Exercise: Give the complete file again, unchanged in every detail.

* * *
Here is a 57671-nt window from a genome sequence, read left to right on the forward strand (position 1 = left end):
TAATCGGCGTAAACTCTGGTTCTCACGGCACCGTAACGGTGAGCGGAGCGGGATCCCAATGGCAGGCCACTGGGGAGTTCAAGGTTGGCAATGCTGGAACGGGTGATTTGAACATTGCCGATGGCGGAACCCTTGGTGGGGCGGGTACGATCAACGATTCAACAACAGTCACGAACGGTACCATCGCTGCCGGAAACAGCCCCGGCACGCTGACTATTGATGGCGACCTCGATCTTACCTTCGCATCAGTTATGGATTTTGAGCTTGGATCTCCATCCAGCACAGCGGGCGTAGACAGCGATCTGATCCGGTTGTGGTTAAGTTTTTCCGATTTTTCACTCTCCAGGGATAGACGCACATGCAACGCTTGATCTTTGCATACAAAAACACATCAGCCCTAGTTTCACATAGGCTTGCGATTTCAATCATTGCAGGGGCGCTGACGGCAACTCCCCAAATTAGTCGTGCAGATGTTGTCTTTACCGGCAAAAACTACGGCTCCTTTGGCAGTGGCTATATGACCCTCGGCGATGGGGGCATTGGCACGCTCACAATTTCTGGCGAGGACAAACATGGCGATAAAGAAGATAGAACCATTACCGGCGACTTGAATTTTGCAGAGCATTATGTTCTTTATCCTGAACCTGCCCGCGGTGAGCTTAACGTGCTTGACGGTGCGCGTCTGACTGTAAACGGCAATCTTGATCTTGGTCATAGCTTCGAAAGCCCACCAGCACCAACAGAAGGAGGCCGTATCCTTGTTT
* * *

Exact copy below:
Here is a 57671-nt window from a genome sequence, read left to right on the forward strand (position 1 = left end):
TAATCGGCGTAAACTCTGGTTCTCACGGCACCGTAACGGTGAGCGGAGCGGGATCCCAATGGCAGGCCACTGGGGAGTTCAAGGTTGGCAATGCTGGAACGGGTGATTTGAACATTGCCGATGGCGGAACCCTTGGTGGGGCGGGTACGATCAACGATTCAACAACAGTCACGAACGGTACCATCGCTGCCGGAAACAGCCCCGGCACGCTGACTATTGATGGCGACCTCGATCTTACCTTCGCATCAGTTATGGATTTTGAGCTTGGATCTCCATCCAGCACAGCGGGCGTAGACAGCGATCTGATCCGGTTGTGGTTAAGTTTTTCCGATTTTTCACTCTCCAGGGATAGACGCACATGCAACGCTTGATCTTTGCATACAAAAACACATCAGCCCTAGTTTCACATAGGCTTGCGATTTCAATCATTGCAGGGGCGCTGACGGCAACTCCCCAAATTAGTCGTGCAGATGTTGTCTTTACCGGCAAAAACTACGGCTCCTTTGGCAGTGGCTATATGACCCTCGGCGATGGGGGCATTGGCACGCTCACAATTTCTGGCGAGGACAAACATGGCGATAAAGAAGATAGAACCATTACCGGCGACTTGAATTTTGCAGAGCATTATGTTCTTTATCCTGAACCTGCCCGCGGTGAGCTTAACGTGCTTGACGGTGCGCGTCTGACTGTAAACGGCAATCTTGATCTTGGTCATAGCTTCGAAAGCCCACCAGCACCAACAGAAGGAGGCCGTATCCTTGTTT